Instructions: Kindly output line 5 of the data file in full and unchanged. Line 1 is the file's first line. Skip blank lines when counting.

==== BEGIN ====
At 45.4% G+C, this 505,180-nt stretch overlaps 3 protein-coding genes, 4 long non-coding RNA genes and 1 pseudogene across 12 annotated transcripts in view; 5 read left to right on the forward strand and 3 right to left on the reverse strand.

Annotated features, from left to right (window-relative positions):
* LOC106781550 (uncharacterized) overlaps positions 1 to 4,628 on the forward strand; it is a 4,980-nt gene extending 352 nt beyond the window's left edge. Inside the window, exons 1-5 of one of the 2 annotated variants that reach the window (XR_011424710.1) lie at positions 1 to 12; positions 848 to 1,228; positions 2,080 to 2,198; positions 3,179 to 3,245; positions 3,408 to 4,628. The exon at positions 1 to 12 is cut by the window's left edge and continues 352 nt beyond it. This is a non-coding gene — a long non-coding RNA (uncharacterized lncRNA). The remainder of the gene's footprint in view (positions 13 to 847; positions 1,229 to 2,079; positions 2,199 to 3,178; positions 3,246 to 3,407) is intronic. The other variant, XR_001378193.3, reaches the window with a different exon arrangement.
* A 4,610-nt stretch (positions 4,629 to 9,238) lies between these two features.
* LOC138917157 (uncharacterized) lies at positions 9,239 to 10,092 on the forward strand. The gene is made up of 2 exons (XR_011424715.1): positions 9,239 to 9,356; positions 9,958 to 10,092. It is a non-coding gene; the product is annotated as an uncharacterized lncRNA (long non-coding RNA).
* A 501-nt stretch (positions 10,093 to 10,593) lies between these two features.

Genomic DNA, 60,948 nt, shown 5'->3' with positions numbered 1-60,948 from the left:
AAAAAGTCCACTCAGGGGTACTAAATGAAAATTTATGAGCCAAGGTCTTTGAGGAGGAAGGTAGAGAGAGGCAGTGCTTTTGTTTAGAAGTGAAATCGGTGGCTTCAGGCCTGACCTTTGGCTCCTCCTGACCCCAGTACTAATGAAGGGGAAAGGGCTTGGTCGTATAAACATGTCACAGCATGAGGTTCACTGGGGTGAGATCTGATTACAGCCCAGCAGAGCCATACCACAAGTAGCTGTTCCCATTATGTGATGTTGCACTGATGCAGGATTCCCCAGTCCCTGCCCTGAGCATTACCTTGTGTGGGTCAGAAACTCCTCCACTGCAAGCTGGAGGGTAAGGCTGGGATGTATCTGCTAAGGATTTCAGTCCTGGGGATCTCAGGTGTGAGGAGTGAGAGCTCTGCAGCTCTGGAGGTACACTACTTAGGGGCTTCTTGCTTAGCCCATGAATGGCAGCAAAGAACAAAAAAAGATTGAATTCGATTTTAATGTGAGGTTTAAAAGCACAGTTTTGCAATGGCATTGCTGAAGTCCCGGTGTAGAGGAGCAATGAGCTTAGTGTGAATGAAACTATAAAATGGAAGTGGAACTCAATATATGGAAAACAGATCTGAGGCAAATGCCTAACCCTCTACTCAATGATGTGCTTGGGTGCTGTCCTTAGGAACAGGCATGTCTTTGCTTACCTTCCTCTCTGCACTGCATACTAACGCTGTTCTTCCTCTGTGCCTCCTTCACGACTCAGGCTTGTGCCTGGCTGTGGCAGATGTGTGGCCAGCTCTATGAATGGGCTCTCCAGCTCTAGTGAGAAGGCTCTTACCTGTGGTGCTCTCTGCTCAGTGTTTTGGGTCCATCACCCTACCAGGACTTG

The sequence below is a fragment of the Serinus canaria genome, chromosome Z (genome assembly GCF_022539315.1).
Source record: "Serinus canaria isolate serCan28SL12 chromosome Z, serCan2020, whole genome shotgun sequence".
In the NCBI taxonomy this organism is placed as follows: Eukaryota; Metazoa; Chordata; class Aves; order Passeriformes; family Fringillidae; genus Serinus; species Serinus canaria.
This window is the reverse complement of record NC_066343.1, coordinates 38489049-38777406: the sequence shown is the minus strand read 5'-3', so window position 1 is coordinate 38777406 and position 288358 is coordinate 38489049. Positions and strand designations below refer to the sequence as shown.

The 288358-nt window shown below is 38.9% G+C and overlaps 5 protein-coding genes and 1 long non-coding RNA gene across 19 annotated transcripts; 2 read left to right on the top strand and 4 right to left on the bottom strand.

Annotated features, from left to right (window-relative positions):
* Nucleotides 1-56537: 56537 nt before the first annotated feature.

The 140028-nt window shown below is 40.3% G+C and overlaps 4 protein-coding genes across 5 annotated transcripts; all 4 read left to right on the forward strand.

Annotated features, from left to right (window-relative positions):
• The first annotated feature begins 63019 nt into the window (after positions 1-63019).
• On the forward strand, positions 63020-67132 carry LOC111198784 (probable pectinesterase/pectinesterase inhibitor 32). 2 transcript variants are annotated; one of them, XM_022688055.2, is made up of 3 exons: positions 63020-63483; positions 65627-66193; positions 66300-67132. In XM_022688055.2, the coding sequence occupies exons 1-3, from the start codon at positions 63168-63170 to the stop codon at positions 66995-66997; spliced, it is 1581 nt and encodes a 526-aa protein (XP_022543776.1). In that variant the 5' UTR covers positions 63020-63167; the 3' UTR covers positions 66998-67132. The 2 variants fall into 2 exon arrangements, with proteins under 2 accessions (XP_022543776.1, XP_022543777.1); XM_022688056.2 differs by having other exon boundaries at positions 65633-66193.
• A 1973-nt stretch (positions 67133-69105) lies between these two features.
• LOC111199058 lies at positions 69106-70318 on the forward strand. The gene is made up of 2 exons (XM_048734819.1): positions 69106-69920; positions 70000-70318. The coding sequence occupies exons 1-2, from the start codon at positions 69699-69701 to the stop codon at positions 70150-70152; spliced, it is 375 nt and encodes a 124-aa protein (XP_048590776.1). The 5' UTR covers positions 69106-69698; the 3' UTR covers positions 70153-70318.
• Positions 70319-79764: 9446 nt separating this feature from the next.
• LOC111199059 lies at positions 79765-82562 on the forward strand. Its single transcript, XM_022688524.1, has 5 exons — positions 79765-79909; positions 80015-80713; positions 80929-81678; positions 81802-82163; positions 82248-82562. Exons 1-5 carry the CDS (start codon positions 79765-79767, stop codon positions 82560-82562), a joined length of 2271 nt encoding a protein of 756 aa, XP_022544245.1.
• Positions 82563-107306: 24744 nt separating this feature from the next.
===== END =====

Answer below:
* LOC138917157 (uncharacterized) lies at positions 9,239 to 10,092 on the forward strand. The gene is made up of 2 exons (XR_011424715.1): positions 9,239 to 9,356; positions 9,958 to 10,092. It is a non-coding gene; the product is annotated as an uncharacterized lncRNA (long non-coding RNA).